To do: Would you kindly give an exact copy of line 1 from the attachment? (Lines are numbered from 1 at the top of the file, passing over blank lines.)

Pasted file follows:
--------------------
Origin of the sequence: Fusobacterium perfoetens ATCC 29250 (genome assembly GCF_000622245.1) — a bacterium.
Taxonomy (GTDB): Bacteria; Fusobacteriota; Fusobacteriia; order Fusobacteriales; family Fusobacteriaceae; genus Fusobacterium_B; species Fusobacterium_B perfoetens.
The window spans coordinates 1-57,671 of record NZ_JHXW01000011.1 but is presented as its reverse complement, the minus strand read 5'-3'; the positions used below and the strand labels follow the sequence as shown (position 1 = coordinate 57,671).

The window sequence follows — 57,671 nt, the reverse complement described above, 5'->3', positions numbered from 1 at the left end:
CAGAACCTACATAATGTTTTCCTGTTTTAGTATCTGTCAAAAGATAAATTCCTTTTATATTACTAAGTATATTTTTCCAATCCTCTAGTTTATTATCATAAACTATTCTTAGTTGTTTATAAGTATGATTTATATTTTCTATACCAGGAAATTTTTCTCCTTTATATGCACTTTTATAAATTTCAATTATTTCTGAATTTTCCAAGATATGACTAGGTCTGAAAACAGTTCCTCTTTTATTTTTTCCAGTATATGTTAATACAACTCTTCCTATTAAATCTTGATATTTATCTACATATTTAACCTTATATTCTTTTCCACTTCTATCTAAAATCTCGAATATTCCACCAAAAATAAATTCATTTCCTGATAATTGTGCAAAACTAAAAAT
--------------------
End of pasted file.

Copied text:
Origin of the sequence: Fusobacterium perfoetens ATCC 29250 (genome assembly GCF_000622245.1) — a bacterium.